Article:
Before Long Island, we were ‘t Lange Eylandt


For an area with as much history as Long Island, many of us tend to focus on the big events and names.

The Roosevelts. Washington’s spy ring. Billy Joel.

But an important — if overlooked — part of our history is the early Dutch settlement of the area.

Beneath Long Island’s modern landscape — with its bustling cities, quaint towns and scenic shores — lies a rich tapestry of history woven by the earliest European settlers. To comprehend the essence of Long Island — and, in many ways, all of New York today — we must understand its past, tracing back to the pivotal era of Dutch colonial settlement.

The roots of much Long Island’s identity — its culture, its governance, and even its place names — find their origins in the footsteps of Dutch explorers and settlers who arrived on its shores in the early 17th century.

The Dutch East India Company commissioned Henry Hudson to explore the uncharted waters of the New World in 1609. Hudson’s voyage led him to the shores of Long Island, where he navigated the waters of what is now known as the Hudson River.

This encounter marked the dawn of Dutch interest in the region, culminating in the establishment of New Amsterdam on Manhattan Island.

However, it was not until the 1630s that the Dutch began to establish footholds on Long Island itself, with individual families acquiring land and laying the groundwork for settlements such as Southold and Southampton.

The significance of these early Dutch settlements cannot be overstated. They served as the foundation upon which Long Island’s communities were built, shaping its social, economic, and political landscape for centuries to come.

The Dutch settlers brought with them not only their language and customs, but also their expertise in agriculture, commerce and governance. Through their toil and perseverance, they transformed the untamed wilderness into thriving villages and towns, leaving an indelible mark on the island’s character.

It was also thanks to the Dutch that the first Jewish people arrived in what would become New York. Solomon Pietersen and Jacob Barsimson were the first Dutch Jews to come to America in 1654, followed later that year by 23 Jewish refugees fleeing Portuguese persecution in Brazil.

These early settlers were the nucleus of what became New York state’s Jewish population, which now numbers more than 2 million.

The Dutch presence on Long Island was not without its challenges. The region became a contested territory, with rival claims from both Dutch and English authorities, as well as conflicts with Indigenous tribes.

The struggle for dominance played out in conflicts and negotiations, shaping the boundaries and allegiances of the burgeoning colonies, which still determine the borders between Nassau and Suffolk counties to this day.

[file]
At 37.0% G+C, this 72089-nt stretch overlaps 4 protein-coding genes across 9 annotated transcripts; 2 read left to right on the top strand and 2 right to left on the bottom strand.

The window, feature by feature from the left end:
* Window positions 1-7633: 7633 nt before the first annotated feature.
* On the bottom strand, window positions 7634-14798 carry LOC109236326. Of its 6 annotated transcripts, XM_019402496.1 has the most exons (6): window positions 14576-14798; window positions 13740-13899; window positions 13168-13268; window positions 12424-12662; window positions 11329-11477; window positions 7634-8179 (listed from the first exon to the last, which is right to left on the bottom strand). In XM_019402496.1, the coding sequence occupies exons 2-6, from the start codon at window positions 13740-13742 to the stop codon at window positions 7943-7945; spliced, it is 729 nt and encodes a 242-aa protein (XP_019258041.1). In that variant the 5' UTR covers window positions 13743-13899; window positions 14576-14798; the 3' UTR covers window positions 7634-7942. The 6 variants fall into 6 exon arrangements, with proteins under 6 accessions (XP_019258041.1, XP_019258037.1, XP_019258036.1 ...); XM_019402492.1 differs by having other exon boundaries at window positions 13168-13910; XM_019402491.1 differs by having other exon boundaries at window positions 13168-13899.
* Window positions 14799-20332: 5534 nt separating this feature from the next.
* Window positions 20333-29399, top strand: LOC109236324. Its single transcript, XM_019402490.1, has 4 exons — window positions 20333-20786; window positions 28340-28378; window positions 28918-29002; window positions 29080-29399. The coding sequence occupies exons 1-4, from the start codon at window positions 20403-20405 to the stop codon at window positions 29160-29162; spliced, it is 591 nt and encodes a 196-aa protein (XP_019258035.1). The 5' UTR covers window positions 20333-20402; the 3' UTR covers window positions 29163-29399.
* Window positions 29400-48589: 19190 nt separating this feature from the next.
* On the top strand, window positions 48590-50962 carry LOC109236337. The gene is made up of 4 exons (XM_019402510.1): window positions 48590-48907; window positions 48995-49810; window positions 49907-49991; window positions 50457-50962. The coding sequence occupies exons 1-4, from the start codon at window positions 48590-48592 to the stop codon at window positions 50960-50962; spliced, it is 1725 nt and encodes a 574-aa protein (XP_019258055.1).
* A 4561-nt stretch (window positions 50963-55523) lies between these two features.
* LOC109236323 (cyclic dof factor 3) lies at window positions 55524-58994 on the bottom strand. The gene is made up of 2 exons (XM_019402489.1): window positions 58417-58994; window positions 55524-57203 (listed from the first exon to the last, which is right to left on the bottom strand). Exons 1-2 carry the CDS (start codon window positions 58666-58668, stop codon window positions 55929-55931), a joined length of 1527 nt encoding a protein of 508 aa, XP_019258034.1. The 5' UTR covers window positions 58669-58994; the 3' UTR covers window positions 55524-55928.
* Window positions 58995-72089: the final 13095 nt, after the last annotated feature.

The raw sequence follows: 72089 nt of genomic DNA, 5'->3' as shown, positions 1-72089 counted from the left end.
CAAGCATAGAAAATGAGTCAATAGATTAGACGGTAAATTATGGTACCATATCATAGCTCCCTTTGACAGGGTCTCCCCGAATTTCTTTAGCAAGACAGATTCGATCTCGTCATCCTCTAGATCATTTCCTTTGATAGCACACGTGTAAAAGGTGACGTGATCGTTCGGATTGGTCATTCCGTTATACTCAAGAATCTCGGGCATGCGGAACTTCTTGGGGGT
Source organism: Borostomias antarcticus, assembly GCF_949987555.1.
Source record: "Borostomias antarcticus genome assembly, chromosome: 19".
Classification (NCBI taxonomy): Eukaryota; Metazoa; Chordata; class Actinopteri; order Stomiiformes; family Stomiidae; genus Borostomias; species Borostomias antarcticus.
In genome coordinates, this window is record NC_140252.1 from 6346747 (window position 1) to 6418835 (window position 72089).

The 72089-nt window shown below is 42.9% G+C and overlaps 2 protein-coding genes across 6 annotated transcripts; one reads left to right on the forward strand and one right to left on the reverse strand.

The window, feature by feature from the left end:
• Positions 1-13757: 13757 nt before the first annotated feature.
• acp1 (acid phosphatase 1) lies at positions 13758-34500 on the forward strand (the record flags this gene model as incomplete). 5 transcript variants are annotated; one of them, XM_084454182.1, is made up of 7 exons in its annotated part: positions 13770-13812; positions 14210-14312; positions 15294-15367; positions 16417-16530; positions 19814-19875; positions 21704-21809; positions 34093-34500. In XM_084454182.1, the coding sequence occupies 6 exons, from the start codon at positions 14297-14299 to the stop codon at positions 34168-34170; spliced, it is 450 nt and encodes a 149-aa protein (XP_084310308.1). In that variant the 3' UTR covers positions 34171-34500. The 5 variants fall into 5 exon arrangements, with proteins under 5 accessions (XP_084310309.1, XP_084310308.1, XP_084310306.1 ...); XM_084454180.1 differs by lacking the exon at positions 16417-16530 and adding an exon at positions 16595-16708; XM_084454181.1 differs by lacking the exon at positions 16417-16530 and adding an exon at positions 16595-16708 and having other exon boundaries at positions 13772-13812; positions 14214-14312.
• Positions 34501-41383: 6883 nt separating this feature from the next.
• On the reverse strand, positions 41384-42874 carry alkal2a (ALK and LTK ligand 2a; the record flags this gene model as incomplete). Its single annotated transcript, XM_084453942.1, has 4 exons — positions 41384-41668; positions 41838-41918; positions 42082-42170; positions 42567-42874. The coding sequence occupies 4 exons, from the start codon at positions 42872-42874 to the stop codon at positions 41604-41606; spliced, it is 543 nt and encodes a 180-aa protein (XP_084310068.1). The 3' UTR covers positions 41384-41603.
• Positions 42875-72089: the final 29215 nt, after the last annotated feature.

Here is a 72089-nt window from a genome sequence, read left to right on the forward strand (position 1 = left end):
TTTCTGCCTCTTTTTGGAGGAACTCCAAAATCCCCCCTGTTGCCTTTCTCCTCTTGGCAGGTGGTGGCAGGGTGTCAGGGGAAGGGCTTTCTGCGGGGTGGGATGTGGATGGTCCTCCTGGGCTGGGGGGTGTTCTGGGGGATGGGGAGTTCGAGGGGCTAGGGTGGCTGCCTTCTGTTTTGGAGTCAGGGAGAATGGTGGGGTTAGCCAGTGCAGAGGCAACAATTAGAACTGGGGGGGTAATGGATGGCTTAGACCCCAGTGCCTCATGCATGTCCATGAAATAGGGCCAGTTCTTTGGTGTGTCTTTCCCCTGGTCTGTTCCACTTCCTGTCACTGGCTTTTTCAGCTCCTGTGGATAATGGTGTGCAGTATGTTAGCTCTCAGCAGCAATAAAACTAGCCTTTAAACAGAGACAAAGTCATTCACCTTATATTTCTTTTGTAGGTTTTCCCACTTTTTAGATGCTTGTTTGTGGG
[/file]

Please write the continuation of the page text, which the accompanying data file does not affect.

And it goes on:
Yet, despite these tensions, the Dutch settlers persevered, carving out a distinct identity for themselves within the diverse tapestry of early American society which lasted into the 1800s.

The legacy of the Dutch settlement on Long Island is evident in its place names, its architecture, and its cultural heritage. From the quaint villages of Astoria and Ravenswood, to the bustling streets of Queens Bridge Plaza, traces of Dutch influence are woven into the fabric of everyday life.

Long Island itself was named by the Dutch, who were the first to refer to the landmass as ‘t Lange Eylandt.

Nassau County was named after the royal house of Nassau — also known as the House of Orange — which continues to rule the Netherlands to this day.

Many of Long Island and New York’s prominent early families trace their genealogy to the early Dutch settlers of New Amsterdam and ‘t Lange Eylandt. The Roosevelts — originally spelled Rosenvelt — came to New Amsterdam between 1638 and 1649, and would build their fortune through their properties across Long Island and in upstate New York, while the Vanderbilts came to the area in 1650.

To truly understand Long Island’s past and present, it is essential to explore the rich history of its Dutch settlers. Their story is not just a chapter in the annals of American history, but a living testament to the enduring legacy of exploration, settlement and adaptation.

As we reflect on the journey of those early pioneers, we gain insight into the forces that have shaped Long Island into the vibrant and dynamic region it is today.

In commemorating the legacy of the Dutch settlement, we honor the resilience and ingenuity of those who laid the foundation for our communities. While not perfect people by any means, theirs is a story of courage, perseverance and collaboration, reminding us of the enduring power of diversity and cooperation in shaping the course of history.

As we look to the future, we need to draw inspiration from the past, embracing the spirit of discovery and exploration that defines the legacy of the Dutch settlement on Long Island.

Will Sheeline is a senior reporter covering Glen Cove, Glen Head, Oyster Bay and Sea Cliff.